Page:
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My Louisiana Sky Paperback – February 15, 2011
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Sixteen years ago, My Louisiana Sky met its first group of readers. Back then I volunteered at my daughter's school library. Those first readers were fourth-graders who gave me twenty minutes of their weekly book-searching time. The story was in manuscript form and hadn't been sent out to potential publishers or agents. As a novice writer, the sessions with those young students were exciting and important to my craft. Their questions steered me back to the page, eager to clear up any confusion. After My Louisiana Sky was published I continued to get feedback from readers. A few weeks after the book debuted, I received a phone call from a woman who had grown up with a mentally challenged mother. She thought my story was a memoir. After convincing her it was fiction, I hung up with the startling realization that someone I didn't know had read my book.
Soon I began receiving letters from readers. Some told me they wished a part in the plot had turned out differently. Some liked it just the way it was. Many shared how the book had affected their lives. Last month a college student at a book festival told me My Louisiana Sky was one of her favorite books. She said she related to the main character. It was an emotional confession because she, too, had grown up as her mother's caretaker. She's among the readers who convinced me that no matter how old a story is, it has the power to connect with our current life.
Didn't I always know this? After all, I was a lonely seventh grader when I found The Heart is a Lonely Hunter in my junior high library. Somehow I didn't feel so alone, knowing that Mick shared the same longing for being accepted that I did.
More than a dozen years have passed since My Louisiana Sky was originally published. A lot of my readers weren't even born in 1998. I'm still hearing from them. The story may be old to me, but they are finding it for the first time.
This month My Louisiana Sky is getting a fresh look. The transformation stops at the cover. The words and story remain the same. I won't say the same old story because this journey has taught me that opening to the first page of a book is like taking a first step on a trail winding through the woods. The trail may have been carved by countless steps made from former travelers. But discoveries await us. We view the sights believing no one else has ever caught a glimpse of them, as if we are the original travelers. And, for a while, we are. For a while, everything is new.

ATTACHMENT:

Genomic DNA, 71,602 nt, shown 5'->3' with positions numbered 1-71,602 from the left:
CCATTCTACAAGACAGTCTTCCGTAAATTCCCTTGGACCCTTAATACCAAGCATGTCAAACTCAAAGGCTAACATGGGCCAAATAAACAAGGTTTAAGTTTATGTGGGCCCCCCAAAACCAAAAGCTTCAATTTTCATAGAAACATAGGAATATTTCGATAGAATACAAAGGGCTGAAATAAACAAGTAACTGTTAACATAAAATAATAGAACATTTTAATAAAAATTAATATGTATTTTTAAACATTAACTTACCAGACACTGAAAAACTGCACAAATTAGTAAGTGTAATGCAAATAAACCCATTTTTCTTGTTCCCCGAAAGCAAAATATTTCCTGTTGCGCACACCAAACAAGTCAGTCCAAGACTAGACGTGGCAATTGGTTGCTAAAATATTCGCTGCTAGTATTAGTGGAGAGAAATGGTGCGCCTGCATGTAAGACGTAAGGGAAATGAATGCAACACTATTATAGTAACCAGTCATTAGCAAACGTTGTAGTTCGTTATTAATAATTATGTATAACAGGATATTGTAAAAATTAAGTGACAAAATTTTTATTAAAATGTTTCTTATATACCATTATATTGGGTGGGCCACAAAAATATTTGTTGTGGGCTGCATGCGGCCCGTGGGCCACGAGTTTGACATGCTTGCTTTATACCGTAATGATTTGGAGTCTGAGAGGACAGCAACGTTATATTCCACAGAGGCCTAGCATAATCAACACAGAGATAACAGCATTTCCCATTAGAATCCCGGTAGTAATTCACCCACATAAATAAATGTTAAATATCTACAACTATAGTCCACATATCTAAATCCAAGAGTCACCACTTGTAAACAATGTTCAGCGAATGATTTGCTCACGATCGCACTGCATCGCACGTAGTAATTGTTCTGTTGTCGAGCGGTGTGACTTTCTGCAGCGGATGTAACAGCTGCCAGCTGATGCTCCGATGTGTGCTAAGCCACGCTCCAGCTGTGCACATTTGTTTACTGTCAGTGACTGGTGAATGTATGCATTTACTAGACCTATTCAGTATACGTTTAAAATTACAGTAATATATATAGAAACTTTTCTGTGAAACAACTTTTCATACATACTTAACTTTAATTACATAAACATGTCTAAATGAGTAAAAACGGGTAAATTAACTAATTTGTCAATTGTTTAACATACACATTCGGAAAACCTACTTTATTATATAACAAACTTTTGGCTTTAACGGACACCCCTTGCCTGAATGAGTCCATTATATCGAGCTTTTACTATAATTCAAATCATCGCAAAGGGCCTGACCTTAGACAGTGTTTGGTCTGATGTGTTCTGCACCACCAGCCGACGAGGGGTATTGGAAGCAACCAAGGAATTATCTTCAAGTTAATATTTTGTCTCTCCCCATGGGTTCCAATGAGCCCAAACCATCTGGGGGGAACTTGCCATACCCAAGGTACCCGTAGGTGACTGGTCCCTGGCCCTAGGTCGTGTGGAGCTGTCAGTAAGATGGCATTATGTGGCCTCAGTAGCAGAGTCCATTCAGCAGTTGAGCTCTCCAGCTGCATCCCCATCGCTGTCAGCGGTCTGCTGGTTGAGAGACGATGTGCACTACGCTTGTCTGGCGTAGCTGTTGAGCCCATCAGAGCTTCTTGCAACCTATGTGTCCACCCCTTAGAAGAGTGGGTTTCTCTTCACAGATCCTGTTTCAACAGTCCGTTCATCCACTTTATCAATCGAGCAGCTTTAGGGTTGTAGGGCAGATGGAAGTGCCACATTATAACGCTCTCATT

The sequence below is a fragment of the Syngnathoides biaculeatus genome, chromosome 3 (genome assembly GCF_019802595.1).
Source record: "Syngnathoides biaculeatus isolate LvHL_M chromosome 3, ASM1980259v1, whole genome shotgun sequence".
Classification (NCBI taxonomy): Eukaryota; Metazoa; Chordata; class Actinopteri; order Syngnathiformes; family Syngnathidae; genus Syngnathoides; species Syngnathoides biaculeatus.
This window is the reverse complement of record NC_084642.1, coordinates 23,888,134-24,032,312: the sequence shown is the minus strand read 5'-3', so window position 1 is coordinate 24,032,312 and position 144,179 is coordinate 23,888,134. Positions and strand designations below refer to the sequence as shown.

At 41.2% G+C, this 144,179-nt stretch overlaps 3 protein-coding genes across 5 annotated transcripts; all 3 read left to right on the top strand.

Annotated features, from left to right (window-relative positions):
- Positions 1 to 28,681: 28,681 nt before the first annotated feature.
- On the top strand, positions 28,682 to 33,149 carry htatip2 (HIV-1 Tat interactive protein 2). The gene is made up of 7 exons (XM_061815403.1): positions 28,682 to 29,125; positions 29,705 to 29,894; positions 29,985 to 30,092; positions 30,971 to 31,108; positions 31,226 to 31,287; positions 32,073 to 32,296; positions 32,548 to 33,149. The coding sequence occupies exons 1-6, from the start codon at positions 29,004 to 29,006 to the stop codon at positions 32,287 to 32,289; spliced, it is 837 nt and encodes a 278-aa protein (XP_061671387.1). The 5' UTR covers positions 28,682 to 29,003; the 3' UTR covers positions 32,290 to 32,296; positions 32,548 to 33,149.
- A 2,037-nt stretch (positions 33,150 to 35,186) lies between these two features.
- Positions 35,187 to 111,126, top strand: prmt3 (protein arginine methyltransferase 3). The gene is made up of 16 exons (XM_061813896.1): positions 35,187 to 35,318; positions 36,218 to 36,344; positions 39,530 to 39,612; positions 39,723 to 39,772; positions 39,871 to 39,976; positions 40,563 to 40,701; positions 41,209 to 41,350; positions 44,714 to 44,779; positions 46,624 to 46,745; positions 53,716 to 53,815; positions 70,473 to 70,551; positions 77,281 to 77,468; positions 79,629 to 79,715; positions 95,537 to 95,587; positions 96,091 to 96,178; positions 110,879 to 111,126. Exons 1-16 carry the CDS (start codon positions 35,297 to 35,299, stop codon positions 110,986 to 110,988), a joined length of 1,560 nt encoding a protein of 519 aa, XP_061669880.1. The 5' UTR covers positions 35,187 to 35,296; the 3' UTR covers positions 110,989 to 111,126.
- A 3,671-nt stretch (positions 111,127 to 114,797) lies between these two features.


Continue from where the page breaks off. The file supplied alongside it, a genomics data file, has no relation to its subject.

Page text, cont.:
From Publishers Weekly
In this poignant adaptation of Holt's debut novel, actress Ivey's natural Southern twang goes down as smooth as "Momma's extra-sweet lemondade." Twelve-year-old Tiger Ann Parker finds herself going through some momentous changes in the summer following sixth grade. Though she fiercely loves and defends her parents--both of whom are mentally disabled, or "slow," as Tiger prefers--Tiger harbors guilt about sometimes feeling embarrassed by Momma and Daddy. She's also torn between playing baseball with her best pal, Jesse Wade, and sitting on the sidelines with the girls in pretty dresses. Luckily, she has her loving, pragmatic Granny at home to help her sort through the confusion. But when Granny suddenly dies from a snake bite, Tiger's world turns upside down. In the weeks following Granny's death, Tiger discovers how truly special her parents are and that she could never leave them or their tiny rural hometown of Saitter, La. Set in the 1950s, Holt's story evokes an era on the cusp of technological and social change, when life was mostly simple, though larger problems like racial inequality loomed. Ivey portrays Tiger with the perfect mix of innocence and a sense of blossoming wisdom. Ivey's other characterizations call on a range of colorful, though never overly affected, Southern cadences and inflections. Ages 9-up. (Nov.)
Copyright 1999 Reed Business Information, Inc. --This text refers to an out of print or unavailable edition of this title.